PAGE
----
Storm Corrosion – Storm Corrosion

I can’t think of too many albums that have inspired such anticipation in me. I mean, Wintersun’s “Time” had been pretty big on the excitement, but even then, it felt like a remote dream before it actually met a release date this past October. When the collaboration between Steven Wilson, Mikael Akerfeldt and Mike Portnoy was introduced years back, it was like a dream come true. Even when Portnoy ducked out, it was still an immensely exciting prospect to hear two of my musical heroes come together in an equal partnership. Now that it’s out, it’s been getting a pretty mixed reception, and there’s no wondering why. Even for fans of Porcupine Tree and Opeth, Storm Corrosion’s challenging take on prog is more parts ambient than rock. Although this project’s self-titled debut ranks among the most unique things I’ve heard in 2012, not all of Wilson/Akerfeldt’s musical experiments are successful. In any case, it’s exciting to hear two of progressive rock’s most iconic modern figures combining their distinctive sounds. The result doesn’t match up to the sum of its parts as we may have hoped, but “Storm Corrosion” showcases both musicians treading into territory they’re not entirely comfortable with, and that makes it an essential listen for fans of either.

From the beginning, Storm Corrosion makes good on their promise that this album will be unlike what either artist had done before. For one, there is almost no presence of a metal or even rock sound. To an extent, “Storm Corrosion” is a progressive rock album that extracts and discards much of the rock rhythms and distortion you might hear even on the classic prog records. Like Van der Graaf Generator, Storm Corrosion largely eschews use of the electric guitar, instead favouring use of keyboards. An atmospheric strings section and subtle acoustic guitar work also play significant roles in Storm Corrosion’s sound. Also notable is the conscious scarcity of percussion throughout the album. Although Porcupine Tree drummer Gavin Harrison is listed here, there’s none of his signature precision and technical flair. Instead, what definitive rhythms that are offered here are extremely minimalistic. Harrison gets a few seconds to spread his wings and assault the kit towards the end of “Hag”, but for the most part, Storm Corrosion makes music that upholds texture and timbre above all else.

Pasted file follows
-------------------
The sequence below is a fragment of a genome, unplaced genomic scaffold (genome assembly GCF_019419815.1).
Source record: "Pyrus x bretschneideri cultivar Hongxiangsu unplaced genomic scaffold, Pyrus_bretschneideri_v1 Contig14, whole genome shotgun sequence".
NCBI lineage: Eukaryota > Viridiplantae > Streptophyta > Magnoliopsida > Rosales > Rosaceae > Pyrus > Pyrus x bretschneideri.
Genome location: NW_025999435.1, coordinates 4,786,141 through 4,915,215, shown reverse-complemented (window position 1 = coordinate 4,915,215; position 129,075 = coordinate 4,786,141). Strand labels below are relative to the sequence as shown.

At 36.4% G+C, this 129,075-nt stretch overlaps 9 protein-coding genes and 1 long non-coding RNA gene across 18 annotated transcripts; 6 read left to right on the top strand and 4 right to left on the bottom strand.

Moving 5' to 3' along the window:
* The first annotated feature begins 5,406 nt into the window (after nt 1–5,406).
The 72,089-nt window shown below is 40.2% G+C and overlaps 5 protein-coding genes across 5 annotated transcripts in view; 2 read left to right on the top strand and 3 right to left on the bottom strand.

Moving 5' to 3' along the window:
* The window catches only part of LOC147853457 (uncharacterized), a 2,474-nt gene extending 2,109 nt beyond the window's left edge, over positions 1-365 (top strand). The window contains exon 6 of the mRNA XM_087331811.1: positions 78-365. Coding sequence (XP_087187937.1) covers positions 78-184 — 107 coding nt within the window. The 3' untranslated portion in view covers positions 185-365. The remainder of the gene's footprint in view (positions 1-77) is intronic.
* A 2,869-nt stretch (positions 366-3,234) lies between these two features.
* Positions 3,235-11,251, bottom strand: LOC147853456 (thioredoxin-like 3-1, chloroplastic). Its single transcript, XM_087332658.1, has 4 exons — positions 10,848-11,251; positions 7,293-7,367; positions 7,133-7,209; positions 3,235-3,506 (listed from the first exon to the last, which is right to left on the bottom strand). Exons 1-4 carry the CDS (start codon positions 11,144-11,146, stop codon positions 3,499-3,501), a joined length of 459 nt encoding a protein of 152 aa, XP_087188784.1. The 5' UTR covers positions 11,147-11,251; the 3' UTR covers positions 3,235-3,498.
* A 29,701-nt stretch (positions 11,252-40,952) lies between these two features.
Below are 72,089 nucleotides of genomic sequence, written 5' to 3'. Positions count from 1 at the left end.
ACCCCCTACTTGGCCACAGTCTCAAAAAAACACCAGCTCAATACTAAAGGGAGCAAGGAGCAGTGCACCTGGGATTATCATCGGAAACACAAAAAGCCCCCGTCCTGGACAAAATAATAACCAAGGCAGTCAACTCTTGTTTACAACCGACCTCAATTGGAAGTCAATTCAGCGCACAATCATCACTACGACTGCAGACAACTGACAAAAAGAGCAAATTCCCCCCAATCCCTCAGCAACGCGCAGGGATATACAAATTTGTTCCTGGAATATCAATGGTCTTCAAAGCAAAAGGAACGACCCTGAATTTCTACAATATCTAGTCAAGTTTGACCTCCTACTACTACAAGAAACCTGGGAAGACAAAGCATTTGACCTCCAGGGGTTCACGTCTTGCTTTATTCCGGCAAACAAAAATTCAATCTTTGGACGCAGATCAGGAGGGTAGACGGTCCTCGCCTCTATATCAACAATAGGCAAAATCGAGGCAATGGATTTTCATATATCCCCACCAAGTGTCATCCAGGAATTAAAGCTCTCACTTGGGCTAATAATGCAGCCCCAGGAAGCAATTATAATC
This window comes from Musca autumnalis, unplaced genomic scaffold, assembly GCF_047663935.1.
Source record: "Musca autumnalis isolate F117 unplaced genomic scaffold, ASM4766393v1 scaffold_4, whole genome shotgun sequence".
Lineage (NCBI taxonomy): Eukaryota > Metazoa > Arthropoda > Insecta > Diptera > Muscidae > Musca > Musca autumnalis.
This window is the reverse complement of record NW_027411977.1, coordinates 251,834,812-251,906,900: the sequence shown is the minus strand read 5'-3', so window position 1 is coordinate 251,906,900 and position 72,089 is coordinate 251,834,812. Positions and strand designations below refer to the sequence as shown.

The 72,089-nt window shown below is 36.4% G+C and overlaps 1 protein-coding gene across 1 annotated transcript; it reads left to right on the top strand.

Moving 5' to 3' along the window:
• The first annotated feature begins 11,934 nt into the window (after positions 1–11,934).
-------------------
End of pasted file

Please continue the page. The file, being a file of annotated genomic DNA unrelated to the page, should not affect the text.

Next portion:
For those familiar with both Wilson and Akerfeldt’s work, it shouldn’t take much detective work to figure out who wrote particular ideas. Each musician has a very particular and oft- imitated style, and both sounds are showcased in equal proportion on “Storm Corrosion”. Although the string arrangements, melodies and overarching song structures bear the signature of Wilson, Akerfeldt’s immediately distinctive acoustic fingerpicking is fresh from the Opeth brewing barrel. Storm Corrosion passes me as a cross between jazz fusion and the dissonance of 20th century neoclassical music. The production and sonic scope of the record is par for Wilson. Like just about everything else he’s touched over the past ten years, ‘Storm Corrosion’ enjoys a vast soundscape that favours higher-end stereos. Although most of the album sticks within a fairly ambient range, the atmosphere is haunting and the arrangement is surprisingly deep. Particularly on the opener ‘Drag Ropes’ and epic title track, a great part of the joy comes from the textures Wilson and Akerfeldt choose to present the compositions. Unfortunately, although the title track of ‘Storm Corrosion’ is as beautifully written as anything in Porcupine Tree’s catalogue, most of these tracks feel as if they could have used some adhesive. Perhaps it’s intrinsic to the style they chose, but some focus and added dynamic could have made the Storm Corrosion project more interesting. As it is, the album’s bound to leave a holistic impression, but there are few ideas here that really stand out.

Although I had hoped for a more natural mix of their two styles, Storm Corrosion’s style is fresh and even unique. This isn’t the ultimate progressive masterpiece that I reckon fans (including myself) were looking forward to, but there’s no disappointment here. “Storm Corrosion” is a memorable, haunting ambient journey, taking both Wilson and Akerfeldt down a darker path than either has been before. It’s great to accompany these two visionaries as they explore fresh territory with their music, but the mellow, film score-esque style should alienate a fair portion of each musician’s fanbase. Storm Corrosion presents more depth and challenge to the sound that the band’s ambient frame would suggest, and if you’re able to look past the disappointment of its context as an artistic combination of two of progressive music’s greatest forces, “Storm Corrosion” makes for a pleasant, albeit heady listen.


1. Drag Ropes (9:52)
2. Storm Corrosion (10:12)
3. Hag (6:28)
4. Happy (4:53)
5. Lock Howl (6:09)
6. Ljudet Innan (10:20)


* Mikael Åkerfeldt – guitars and vocals
* Steven Wilson – keyboards and vocals
* Gavin Harrison – drums
* Ben Castle – woodwinds

You must be logged in to post a comment Login

%d bloggers like this: